Isaac Davison is a NZ Herald political reporter.

Support package for Kaikoura announced following Monday's 7.8 earthquake

$7.5m in initial Govt support for quake-affected businesses
Businesses can get $500/week per full-time employee
Available to businesses with fewer than 20 employees in Kaikoura, Cheviot, Waiau, Rotherham, Mt Lyford and Ward
Lasts for eight weeks, could be extended


Quake-hit South Island businesses which are facing a tourist season without highway access say a Government relief package is a good start.

But if tourism and aquaculture businesses in and around Kaikoura are to survive until next summer, further support could be required, business owners said.

The Labour Party also raised concerns about limiting relief to small companies, saying that it would exclude important industries such as whale-watching.

Under a $7.5m business package announced by the Government this afternoon, local businesses with fewer than 20 employees will be able to get wage subsidies for up to eight weeks.

The subsidy is limited to those directly affected by blocked roads or the disturbed seabed, including Kaikoura, Cheviot, Waiau, Rotherham, Mt Lyford and Ward.

South Bay Fishing Charters owner Ian Croucher said the local business community had generally responded positively to the relief package.

"It won't be enough to support everybody," said. "But it will get us through the next little while - it's a fantastic start."

With Kaikoura's highway access cut off by landslips, Croucher said the upcoming tourist season was already "history". Some businesses would need a minimum of 12 months' support "or we could lose them", he said.

Croucher said he also wanted banks to "step up". Residents were concerned about their ability to pay mortgages and other debt during a difficult season, he said.

Destination Kaikoura general manager Glenn Ormsby also welcomed the relief package. He hoped Government support would eventually be extended to 12 weeks, as it was in Christchurch after the 2011 quakes.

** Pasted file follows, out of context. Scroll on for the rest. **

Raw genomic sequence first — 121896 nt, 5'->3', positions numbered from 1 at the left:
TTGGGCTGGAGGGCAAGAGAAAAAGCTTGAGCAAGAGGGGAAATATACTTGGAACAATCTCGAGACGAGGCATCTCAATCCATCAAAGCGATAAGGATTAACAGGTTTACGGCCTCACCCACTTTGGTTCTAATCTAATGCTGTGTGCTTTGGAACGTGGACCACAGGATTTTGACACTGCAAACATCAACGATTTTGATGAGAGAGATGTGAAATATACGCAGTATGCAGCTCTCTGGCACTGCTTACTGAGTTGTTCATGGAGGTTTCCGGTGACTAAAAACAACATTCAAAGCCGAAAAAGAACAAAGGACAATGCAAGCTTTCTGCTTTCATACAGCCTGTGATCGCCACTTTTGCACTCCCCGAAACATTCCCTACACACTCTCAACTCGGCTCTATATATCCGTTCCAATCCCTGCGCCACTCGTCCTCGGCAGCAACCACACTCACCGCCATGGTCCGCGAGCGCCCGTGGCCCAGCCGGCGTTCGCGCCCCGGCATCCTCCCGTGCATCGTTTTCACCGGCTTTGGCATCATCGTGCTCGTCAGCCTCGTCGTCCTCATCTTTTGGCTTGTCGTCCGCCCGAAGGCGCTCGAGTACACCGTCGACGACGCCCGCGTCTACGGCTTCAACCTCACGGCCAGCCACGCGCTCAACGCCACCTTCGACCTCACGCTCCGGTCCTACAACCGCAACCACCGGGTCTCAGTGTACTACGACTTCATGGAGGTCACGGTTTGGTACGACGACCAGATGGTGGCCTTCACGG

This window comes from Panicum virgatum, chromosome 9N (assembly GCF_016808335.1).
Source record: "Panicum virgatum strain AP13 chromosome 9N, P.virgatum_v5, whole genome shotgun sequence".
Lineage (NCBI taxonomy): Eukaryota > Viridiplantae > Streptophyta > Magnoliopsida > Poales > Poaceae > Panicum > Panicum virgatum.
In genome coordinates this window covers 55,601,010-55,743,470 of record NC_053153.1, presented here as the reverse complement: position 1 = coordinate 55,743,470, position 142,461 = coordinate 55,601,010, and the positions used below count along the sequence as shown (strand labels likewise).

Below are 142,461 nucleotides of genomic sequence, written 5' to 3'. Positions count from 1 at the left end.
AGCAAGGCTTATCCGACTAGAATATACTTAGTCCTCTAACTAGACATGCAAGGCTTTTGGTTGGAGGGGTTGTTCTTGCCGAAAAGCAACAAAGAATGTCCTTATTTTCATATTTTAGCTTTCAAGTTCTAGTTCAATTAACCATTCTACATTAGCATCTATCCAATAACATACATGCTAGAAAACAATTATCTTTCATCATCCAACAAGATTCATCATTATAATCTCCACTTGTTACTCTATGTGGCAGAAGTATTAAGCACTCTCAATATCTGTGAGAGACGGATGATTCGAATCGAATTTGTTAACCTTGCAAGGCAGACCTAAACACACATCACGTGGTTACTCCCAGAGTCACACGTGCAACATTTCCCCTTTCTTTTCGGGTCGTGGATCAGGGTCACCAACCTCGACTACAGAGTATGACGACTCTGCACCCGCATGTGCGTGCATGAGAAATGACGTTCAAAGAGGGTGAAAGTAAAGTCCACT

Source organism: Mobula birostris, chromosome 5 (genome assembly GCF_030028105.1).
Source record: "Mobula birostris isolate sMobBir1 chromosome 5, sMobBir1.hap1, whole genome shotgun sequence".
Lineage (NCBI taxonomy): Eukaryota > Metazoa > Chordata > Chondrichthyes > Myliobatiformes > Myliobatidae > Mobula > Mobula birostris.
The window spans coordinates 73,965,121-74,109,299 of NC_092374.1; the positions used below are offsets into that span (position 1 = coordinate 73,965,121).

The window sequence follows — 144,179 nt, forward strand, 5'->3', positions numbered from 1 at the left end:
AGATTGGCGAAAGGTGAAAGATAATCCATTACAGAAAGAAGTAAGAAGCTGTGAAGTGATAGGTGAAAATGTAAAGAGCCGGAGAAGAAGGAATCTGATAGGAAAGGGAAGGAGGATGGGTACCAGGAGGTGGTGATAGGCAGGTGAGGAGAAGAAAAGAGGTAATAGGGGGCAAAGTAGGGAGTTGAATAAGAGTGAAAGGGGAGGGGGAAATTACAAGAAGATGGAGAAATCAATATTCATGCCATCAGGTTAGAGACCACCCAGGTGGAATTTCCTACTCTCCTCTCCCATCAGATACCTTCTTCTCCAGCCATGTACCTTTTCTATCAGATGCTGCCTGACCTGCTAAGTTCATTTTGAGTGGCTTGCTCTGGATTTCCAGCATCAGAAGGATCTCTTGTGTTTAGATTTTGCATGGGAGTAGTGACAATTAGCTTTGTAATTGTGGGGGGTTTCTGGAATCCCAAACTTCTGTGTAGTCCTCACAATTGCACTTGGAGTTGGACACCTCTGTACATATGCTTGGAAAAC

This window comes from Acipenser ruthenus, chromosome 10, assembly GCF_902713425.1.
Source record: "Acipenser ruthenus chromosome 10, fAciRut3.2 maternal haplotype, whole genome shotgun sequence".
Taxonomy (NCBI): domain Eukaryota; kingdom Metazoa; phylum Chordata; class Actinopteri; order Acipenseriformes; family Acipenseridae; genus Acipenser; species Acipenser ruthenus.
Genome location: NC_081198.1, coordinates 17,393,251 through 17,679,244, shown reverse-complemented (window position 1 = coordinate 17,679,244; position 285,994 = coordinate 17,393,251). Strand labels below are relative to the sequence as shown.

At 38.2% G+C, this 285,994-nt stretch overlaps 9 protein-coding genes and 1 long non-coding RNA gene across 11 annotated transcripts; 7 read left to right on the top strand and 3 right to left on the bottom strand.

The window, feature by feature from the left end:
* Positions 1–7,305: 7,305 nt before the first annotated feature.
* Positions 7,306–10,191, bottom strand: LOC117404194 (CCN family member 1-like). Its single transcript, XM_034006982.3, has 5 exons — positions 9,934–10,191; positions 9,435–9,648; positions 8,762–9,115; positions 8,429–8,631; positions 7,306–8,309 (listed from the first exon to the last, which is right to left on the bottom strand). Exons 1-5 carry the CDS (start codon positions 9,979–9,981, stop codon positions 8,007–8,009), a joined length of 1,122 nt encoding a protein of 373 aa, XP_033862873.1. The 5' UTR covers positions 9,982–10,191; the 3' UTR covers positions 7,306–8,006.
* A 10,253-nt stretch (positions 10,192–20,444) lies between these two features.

Joyce said an extension was a possibility. The Government first wanted to get a better understanding of the damage to roads and the coastline.

Civil Defence said yesterday that bad weather was hampering the reopening of the inland route into Kaikoura. Access via the coastal route, on State Highway One, was likely to be blocked by landslips for months.

The Government's business support package was modelled on a similar scheme for Christchurch. Joyce said the main issue in Christchurch was whether business could physically stay open.

"In Kaikoura it was whether there was any business left to conduct."

The minister was challenged in Parliament by Labour MP David Clark, who asked how the Government was supporting businesses with more than 20 workers, such as Whale Watch Kaikoura.

Joyce said larger businesses had more capacity to absorb the hit so were not included. But he would not rule out further changes to the relief package.

The subsidy would be for all businesses, whether insured or not. Those with continuity insurance would have to use that first "but it applies to everybody", Joyce said.

Companies in Wellington, Picton and Blenheim would not get access to the subsidy.

Wellington businesses were in a different position to employers in the South Island, Joyce said.

"The whole of Kaikoura and a number of surrounding areas are literally out of business for a period of time."

- NZ Herald

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